Dr Pepper Snapple Group Inc. (NYSE:DPS) is set to announce its third quarter results on October 23. We expect the company to report modest revenue growth, primarily led by pricing and volume mix gains as total volumes will likely remain under pressure due to the ongoing soda slump in the U.S.
Dr Pepper Snapple relies on carbonated soft drinks (CSDs) for more than 70% of its revenues. As consumers continue to shift towards healthier alternatives due to obesity and diabetes concerns, the company is betting on the nationwide launch of the low-calorie variants of its Core 4 and RC brands to reverse some of that. However, it has been observed that the low-calorie sodas are seeing more pain than the regular ones due to health concerns associated with the consumption of artificial sweeteners. It will therefore be interesting to note the performance of the TEN lineup during the quarter, as the company has been spending heavily behind its launch.
Our $50 price estimate for Dr Pepper Snapple is about 10% above its current market price.
As consumers continue to shift towards healthier alternatives due to obesity and diabetes concerns, the soda slump in developed markets is getting bad to worse. The situation in the U.S. is a key example of this trend - all channel CSD sales volume in the U.S. declined 1.2% in 2012, slightly worse than the 1% decline in 2011 and the 0.5% decline in 2010. Per capita consumption of CSDs peaked around 1998 at about 54 gallons a year. In 2012, the figure stood at around 44 gallons a year. Growing consumer awareness about the negative health impact of CSDs has been a major reason behind this trend. A research paper recently published in the American Journal of Public Health concluded: "Soft drink consumption is significantly linked to overweight, obesity, and diabetes prevalent worldwide."
Dr Pepper Snapple derives more than 90% of its revenues from North America and ~80% of its sales volume is made up of CSDs. The company therefore faces significant headwinds from the declining CSD consumption in North America, unlike more geographically diverse players such as Coca-Cola (NYSE:KO) and PepsiCo (NYSE:PEP).
The TEN Lineup
Dr Pepper Snapple's "TEN" offering boasts of just 10 calories per 12 ounce serving with minimal aftertaste of the artificial sweetener. These drinks contain a mix of high fructose corn syrup and aspartame, which reduces both, the amount of calories as well as the aftertaste effect of aspartame. Following the success of Dr Pepper TEN's initial launch, the company started selling TEN variants of its Core 4 (that include 7-Up, A&W, Sunkist and Canada Dry) and RC brands in test markets last year. With the nationwide launch of its TEN lineup this year, the company aims to attract consumers back to the CSD category.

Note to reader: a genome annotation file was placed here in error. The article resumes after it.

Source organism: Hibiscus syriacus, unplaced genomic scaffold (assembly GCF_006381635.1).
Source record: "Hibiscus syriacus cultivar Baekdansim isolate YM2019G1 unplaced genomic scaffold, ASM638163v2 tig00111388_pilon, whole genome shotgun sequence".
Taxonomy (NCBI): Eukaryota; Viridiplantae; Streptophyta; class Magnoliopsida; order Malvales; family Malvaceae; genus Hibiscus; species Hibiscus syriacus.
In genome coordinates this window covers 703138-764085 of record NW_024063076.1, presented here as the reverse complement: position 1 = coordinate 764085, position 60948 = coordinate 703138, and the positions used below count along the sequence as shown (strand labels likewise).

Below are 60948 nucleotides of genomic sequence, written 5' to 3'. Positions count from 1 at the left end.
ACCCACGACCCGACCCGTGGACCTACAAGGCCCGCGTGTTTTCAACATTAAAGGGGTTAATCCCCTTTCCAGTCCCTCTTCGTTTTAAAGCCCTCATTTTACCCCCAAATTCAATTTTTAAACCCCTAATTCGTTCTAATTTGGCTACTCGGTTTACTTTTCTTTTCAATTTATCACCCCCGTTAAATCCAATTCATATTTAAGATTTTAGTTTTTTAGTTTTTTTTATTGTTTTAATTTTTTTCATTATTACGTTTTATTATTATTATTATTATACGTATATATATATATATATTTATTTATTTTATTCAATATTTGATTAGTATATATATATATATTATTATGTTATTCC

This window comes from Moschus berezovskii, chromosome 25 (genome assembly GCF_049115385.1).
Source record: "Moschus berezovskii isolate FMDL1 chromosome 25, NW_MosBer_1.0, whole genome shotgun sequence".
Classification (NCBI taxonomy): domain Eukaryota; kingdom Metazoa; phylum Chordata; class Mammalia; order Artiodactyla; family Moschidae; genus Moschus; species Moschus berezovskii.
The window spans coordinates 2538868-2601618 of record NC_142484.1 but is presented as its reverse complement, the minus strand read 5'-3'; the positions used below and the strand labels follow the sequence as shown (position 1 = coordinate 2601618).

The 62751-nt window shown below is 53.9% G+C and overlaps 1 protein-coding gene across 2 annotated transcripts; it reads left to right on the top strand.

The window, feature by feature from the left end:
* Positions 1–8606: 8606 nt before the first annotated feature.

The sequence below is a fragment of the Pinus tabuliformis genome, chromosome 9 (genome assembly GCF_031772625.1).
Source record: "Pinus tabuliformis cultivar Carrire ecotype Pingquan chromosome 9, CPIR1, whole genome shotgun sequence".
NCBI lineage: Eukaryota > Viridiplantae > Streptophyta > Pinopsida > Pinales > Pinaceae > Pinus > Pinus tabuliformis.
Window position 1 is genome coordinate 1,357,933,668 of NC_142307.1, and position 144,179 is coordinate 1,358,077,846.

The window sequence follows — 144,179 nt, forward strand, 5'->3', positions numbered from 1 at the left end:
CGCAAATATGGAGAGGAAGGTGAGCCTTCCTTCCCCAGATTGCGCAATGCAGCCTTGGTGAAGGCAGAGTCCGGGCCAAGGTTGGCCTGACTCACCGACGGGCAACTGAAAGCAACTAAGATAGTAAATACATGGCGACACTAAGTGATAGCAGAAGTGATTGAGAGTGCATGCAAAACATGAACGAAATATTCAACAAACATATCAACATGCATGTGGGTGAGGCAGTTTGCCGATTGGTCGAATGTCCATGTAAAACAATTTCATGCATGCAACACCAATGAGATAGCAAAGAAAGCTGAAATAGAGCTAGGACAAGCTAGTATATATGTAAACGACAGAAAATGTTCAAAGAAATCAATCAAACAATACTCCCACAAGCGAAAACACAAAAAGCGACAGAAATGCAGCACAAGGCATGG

During the second quarter earnings call, the company executives mentioned that response to the new TEN products has been meeting their expectations so far. They also mentioned that the availability of these new products, as measured by all category volume (NYSE:ACV), has increased to 76% from 65% in the first quarter, and they have so far been able to secure incremental shelf space from most of the retailers. Moreover, the company claims that more than half the dollars spent by consumers on these newly launched products have been incremental to the CSD category.
Beverage Digest, a trade publication, suggests that the consumption of low-calorie or diet sodas is falling faster that the regular CSDs. It noted that while the sales of regular Coke and Pepsi declined by just 1% and 3% in 2012, their low-calorie counterparts fell by more than 3% and 6%, respectively. This is primarily due to health concerns associated with the consumption of aspartame, an artificial sweetener that contains close to zero calories and is almost 200 times sweeter than sugar. Moreover, it can also be attributed to a growing shift in consumer preferences towards natural or organic ingredients in the U.S. The growing trend recently drove Coca-Cola, the largest player in the industry, to launch an ad campaign specifically focused on defending the use of artificial sweeteners in its diet beverages.
Dr Pepper Snapple's new TEN lineup is also expected to face the heat from the industry-wide slump in low-calorie offerings. Despite the new product launch with almost $25 million spent in marketing and promotions so far, low-calorie sales of the company declined by more than 5% this summer. We will therefore be closely watching the performance of the new TEN lineup as its success in attracting consumers back to the CSD category is the key to Dr Pepper Snapple's future earnings growth.
Disclosure: No positions